Officials at Penn State have announced an $88-million gift from an oilman to build a sports arena and develop men's and women's hockey teams that can compete with other large universities.
Small businesses, still struggling to recover from the economic slowdown, are adopting new strategies to pursue charitable goals as donating cash becomes less viable, according to The New York Times.
A New York City investigation found that most of the directors at a social-services nonprofit that received $75-million in government funds—and that has ties to Vito Lopez, a state assemblyman—had no idea what the organization was doing or how it spent its money, the New York Post writes.
Warren Buffett and Bill Gates’s forthcoming visit to China has sparked soul-searching and debate among the country’s new "titans of industry" over what social responsibilities come with their burgeoning wealth, The Washington Post writes.
Charles Munger, a director of the discount chain Costco and the longtime vice chairman of billionaire philanthropist Warren Buffett’s investment firm, suggested in a talk with college students this week that investment in companies benefits society more than philanthropy, Bloomberg reports.
The Liberty Mutual Insurance company has pledged $1-million to charity if a regular-season college football game is completed this season without penalties, The Boston Globe reports.
A former top official at St. John’s University in New York was arrested Wednesday and charged with embezzling a big charitable gift and other institution funds worth about $1-million, says The New York Times.
A Fla. businessman pleaded guilty Wednesday to running a multi-state Ponzi scheme, in part to finance the man's charitable giving, the Associated Press reports.
The Los Angeles County Board of Supervisors voted Tuesday to award a $1.3-million contract to a nationally recognized but financially foundering charity that provides jobs to draw young people away from gang life, writes the Los Angeles Times.
Columbia University’s endowment outperformed major stock-market indexes as well as some other elite institutions in the most recent fiscal year, posting a 17.3-percent return on investments, The New York Times says.
The New York State Board of Regents agreed Tuesday to abandon restrictions on museums selling art to cover their operating costs, according to The New York Times.
A coalition of community hospitals in Massachusetts wants the state’s attorney general to impose strict conditions on the planned sale of a Catholic hospital chain to a private-equity firm, The Boston Globe writes.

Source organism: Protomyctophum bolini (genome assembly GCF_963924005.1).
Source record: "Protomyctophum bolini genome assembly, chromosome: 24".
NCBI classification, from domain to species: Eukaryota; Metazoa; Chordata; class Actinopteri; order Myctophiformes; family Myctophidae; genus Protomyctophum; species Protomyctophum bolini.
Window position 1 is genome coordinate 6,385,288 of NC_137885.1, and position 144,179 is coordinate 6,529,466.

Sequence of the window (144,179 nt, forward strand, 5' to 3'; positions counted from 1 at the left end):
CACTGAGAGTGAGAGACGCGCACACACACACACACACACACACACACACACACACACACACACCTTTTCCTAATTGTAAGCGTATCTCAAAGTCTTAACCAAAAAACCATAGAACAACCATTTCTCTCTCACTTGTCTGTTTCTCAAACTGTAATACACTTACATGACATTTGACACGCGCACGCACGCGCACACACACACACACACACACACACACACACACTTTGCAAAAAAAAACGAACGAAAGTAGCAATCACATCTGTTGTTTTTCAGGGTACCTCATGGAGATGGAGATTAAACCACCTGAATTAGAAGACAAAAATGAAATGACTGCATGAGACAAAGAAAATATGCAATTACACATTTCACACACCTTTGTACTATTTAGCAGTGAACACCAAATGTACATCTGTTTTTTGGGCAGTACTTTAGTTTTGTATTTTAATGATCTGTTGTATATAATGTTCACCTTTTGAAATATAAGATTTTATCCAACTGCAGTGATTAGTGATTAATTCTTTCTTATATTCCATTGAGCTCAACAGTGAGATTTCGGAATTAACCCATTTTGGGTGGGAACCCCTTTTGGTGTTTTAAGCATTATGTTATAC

Three groups with roots in auto racing have won the X Prize Foundation’s $10-million contest to advance the technology for developing super-fuel-efficient vehicles, The New York Times writes.
More than 40 community clinics in California have sought help from a $22-million loan fund to survive a state budget stalemate that is costing the facilities hundreds of thousands of dollars a day, the Los Angeles Times says.
China’s best-known philanthropist says that more than 100 of his wealthy peers have responded to his appeal to donate their fortunes, the Chinese news agency Xinhua reports.
The $97,000 Audi that the New England Patriots quarterback Tom Brady received from a nonprofit group serving disabled people raises questions about the role of celebrity spokesmen for charities, writes a Boston Globe columnist.
The Guardian newspaper has teamed up with the Bill & Melinda Gates Foundation to start a Web site that will regularly cover long-term global development work, Puget Sound Business Journal reports.
A powerful New York State senator accused of diverting millions of dollars from a network of nonprofit health clinics was ousted in Tuesday’s Democratic primary, writes The New York Times.
Las Vegas’s Liberace Museum, which for 31 years has showcased the flamboyant pianist’s collection of clothes, cars, and instruments, can't afford to stay open, reports the Las Vegas Review-Journal. Plus: The Knight Foundation will award $9-million to arts groups in the Philadelphia metropolitan area.
Six medical workers, including four Americans, were released on bail in Zimbabwe Monday after spending the weekend incarcerated on charges of illegally treating AIDS patients, the Associated Press and Harare newspaper The Zimbabwean report.